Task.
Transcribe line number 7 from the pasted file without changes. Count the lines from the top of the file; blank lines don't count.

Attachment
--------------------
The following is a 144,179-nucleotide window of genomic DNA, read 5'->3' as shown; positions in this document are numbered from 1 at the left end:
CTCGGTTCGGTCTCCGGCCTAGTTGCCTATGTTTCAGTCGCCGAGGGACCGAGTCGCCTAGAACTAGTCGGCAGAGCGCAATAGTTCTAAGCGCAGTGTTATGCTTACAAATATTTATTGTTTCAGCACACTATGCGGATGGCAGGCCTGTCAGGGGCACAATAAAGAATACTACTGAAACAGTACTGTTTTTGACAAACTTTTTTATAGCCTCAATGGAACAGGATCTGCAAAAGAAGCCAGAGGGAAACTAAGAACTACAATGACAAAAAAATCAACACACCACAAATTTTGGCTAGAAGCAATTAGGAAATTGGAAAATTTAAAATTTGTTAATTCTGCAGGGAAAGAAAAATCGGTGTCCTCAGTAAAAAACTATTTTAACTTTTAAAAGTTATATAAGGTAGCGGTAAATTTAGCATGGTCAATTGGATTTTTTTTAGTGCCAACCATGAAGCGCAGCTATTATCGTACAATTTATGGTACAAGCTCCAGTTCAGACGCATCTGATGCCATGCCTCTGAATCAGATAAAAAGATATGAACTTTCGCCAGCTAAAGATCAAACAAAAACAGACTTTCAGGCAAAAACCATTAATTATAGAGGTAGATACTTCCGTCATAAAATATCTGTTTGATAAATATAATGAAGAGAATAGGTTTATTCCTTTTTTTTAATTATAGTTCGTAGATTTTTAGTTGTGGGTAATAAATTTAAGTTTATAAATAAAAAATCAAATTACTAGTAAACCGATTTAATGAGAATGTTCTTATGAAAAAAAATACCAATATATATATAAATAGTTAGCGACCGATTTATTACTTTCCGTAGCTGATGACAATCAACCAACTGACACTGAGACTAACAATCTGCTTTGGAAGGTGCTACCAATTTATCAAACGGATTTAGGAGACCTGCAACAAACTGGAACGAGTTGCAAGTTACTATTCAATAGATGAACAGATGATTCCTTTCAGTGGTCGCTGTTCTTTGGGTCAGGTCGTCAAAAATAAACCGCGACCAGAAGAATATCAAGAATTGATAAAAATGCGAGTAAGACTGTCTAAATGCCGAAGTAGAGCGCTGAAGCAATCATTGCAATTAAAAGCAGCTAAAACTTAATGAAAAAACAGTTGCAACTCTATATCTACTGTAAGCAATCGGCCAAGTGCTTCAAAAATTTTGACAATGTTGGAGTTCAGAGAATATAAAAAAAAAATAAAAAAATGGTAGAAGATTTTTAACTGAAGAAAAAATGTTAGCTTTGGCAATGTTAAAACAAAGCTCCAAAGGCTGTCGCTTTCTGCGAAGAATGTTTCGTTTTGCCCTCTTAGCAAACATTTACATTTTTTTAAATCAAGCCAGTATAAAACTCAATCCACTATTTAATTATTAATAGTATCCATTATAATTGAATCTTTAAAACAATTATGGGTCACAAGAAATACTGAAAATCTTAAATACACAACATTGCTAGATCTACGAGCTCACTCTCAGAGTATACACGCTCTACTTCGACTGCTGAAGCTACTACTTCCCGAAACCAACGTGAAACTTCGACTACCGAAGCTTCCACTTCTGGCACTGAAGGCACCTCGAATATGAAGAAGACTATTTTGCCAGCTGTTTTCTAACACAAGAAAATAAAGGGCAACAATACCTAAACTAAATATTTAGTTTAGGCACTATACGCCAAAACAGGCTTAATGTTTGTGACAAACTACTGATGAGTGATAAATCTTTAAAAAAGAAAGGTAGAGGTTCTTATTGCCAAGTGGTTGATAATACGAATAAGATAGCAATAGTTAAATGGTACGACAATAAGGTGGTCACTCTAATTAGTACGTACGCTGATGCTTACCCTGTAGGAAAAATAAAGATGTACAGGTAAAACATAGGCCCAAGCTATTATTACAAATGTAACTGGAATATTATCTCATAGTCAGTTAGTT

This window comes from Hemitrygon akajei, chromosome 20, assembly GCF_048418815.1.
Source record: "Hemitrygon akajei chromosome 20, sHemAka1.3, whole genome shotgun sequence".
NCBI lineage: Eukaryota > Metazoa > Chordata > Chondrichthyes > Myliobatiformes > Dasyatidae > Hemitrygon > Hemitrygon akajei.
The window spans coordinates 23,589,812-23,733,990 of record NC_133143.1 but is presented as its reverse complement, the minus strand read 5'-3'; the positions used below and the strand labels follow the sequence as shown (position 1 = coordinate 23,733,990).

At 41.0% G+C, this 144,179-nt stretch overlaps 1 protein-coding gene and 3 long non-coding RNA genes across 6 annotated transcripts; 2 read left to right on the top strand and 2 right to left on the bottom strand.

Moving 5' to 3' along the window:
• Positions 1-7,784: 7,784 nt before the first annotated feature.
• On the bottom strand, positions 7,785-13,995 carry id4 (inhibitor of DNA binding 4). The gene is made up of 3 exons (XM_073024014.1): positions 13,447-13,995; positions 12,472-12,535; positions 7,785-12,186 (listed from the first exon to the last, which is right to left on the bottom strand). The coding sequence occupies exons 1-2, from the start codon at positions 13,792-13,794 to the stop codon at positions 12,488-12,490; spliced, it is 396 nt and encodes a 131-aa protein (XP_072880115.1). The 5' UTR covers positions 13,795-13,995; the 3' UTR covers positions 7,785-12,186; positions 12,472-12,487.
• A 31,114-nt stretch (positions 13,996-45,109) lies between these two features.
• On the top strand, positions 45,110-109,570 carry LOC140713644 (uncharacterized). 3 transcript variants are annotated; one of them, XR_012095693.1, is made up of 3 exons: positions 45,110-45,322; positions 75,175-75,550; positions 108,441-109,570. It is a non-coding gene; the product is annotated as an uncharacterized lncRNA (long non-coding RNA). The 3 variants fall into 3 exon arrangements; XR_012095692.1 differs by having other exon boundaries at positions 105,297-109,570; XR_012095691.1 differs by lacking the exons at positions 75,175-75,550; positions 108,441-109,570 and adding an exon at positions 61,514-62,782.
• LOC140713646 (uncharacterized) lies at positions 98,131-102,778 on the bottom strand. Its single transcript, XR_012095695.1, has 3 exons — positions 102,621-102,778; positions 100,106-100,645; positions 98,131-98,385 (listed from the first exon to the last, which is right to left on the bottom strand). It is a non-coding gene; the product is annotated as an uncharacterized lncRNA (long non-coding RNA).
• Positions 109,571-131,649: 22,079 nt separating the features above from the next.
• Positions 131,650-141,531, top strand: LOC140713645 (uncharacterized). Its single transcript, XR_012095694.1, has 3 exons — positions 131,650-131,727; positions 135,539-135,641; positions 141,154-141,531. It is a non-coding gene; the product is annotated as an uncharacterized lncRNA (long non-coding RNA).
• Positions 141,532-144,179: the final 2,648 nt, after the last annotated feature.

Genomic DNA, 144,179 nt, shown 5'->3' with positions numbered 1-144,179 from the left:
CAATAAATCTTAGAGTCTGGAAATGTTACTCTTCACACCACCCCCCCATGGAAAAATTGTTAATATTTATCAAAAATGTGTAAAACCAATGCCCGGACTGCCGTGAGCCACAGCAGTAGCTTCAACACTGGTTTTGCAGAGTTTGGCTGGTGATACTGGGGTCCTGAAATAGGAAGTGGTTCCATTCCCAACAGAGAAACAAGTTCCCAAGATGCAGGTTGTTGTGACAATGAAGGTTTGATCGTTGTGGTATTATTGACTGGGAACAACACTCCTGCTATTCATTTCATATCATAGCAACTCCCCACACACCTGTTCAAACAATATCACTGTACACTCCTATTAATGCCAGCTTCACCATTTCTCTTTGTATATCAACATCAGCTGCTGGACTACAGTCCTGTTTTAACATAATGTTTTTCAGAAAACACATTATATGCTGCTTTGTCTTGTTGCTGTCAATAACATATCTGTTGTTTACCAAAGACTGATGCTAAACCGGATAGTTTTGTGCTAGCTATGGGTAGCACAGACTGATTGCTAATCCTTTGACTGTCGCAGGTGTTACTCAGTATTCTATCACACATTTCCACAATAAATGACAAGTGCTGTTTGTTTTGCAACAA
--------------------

At 41.0% G+C, this 144,179-nt stretch overlaps 1 protein-coding gene and 3 long non-coding RNA genes across 6 annotated transcripts; 2 read left to right on the top strand and 2 right to left on the bottom strand.